Ethyl Glucuronide (EtG) and Ethyl Sulfate (EtS) Concentrations Following Use of Ethanol Containing Hand Sanitizer
Ethyl Glucuronide and Ethyl Sulfate Concentrations Following Use of Ethanol Containing Hand Sanitizer
Ethyl glucuronide (EtG) and ethyl sulfate (EtS) are minor nonoxidative direct biomarkers of ethanol ingestion. The 2-5 day detection window of EtG and EtS is superior to direct ethanol measurements, which is approximately 1 hour per standard drink. The sensitivity of EtG and EtS in urine for beverage ethanol consumption is greater than 90 percent and is therefore an extremely important assay for the early detection of relapse in alcohol abstention programs.1,2 Other indirect markers, such as CDT,
GGT, MCV, EDAC, WBAA, and FAEE have sensitivities of less than 90 percent3 and are therefore useless as a key indicator of relapse. The controversy outlined in the Substance Abuse Treatment Advisory4 raises the issue of the detection of EtG and EtS in urine as being too sensitive. To date, there is little published data on the correlation of unintentional ethanol exposure and the detection of EtG and EtS in urine. One possible source of unintentional ethanol ingestion is the use of ethanol-containing hand sanitizers. These products can contain between 60-65% ethanol by weight. A typical purse-sized package (4 fluid oz) contains as much as six standard 12g drinks of ethanol. Ethanol is readily absorbed into the skin.
Dermal absorption of ethanol was studied by applying 0.5 g of Purell to the hands and messaging the gel into the hands. Purell, a popular over the counter anti-bacterial hand sanitizer, was chosen because of the large number of complaints in the general public that its use triggered positive urine EtG and EtS results. According to the product label, Purell contains 62% ethanol, which is an active antimicrobial ingredient. The equivalent number of 0.5 g doses to equal 1 standard 12g drink is 35-40 doses. This amount was considered to be adequate because it was just enough to entirely wet the hands up to the wrists. After both subjects demonstrated negative EtG and EtS baseline results, Purell usage was initiated and carried out once an hour for eight hours. Urine specimens were collected at 2 hours, 4 hours, 6 hours, 8 hours, and 18 hours (first void next morning). The specimens were analyzed at USDTL for creatinine and ethanol on an Olympus AU640 using standard protocols. The limit of detection for urine ethanol was 3 mg/dL. EtG and EtS determinations were performed at USDTL using standard protocols on an API 2000 LCMSMS. The limit of detection for EtG and EtS was 38.7 ng/mL and 7.2 ng/mL, respectively.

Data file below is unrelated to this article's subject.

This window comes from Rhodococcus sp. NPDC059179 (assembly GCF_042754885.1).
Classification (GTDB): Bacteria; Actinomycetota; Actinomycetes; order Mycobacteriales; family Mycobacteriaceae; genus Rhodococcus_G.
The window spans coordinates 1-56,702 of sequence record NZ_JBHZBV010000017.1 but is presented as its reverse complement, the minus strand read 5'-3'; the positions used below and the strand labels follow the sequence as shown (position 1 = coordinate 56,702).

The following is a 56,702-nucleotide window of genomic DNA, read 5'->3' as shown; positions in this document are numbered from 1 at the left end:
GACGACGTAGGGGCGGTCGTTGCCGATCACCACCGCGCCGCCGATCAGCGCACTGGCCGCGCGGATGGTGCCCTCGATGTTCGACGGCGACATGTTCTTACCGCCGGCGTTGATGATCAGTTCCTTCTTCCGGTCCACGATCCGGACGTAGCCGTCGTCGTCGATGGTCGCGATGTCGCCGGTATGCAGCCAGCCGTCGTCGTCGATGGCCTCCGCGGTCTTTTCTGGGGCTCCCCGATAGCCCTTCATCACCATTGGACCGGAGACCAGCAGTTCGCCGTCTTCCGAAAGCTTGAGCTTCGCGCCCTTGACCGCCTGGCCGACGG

A second study using 2.0 g of Purell was conducted by Subject A. This amount was considered to be excessive because the subject had to rely on messaging the gel up to her elbows to thoroughly apply the excess gel. The equivalent number of 2.0 g doses to equal 1 standard 12g drink is 8-10 doses. This procedure was carried out once per hour for eight hours. Urine specimens were captured at 3 hours, 6 hours, 9 hours and 20 hours (first void next morning). The specimens were analyzed at USDTL for creatinine and ethanol on an Olympus AU640 using standard protocols. EtG and EtS determinations were performed at USDTL using standard protocols on an API 2000 LCMSMS. The limit of detection for EtG and EtS was 38.7 ng/mL and 7.2 ng/mL, respectively. Subject A noted that her hands and cuticles became irritated near the end of the study.
The two subjects that volunteered for this study are employees of USDTL. Subject A was a 64 kg 44-year-old white female. Subject B was a 127 kg 41-year-old white male. Both subjects are self-reported social drinkers who abstained from social drinking during study segments.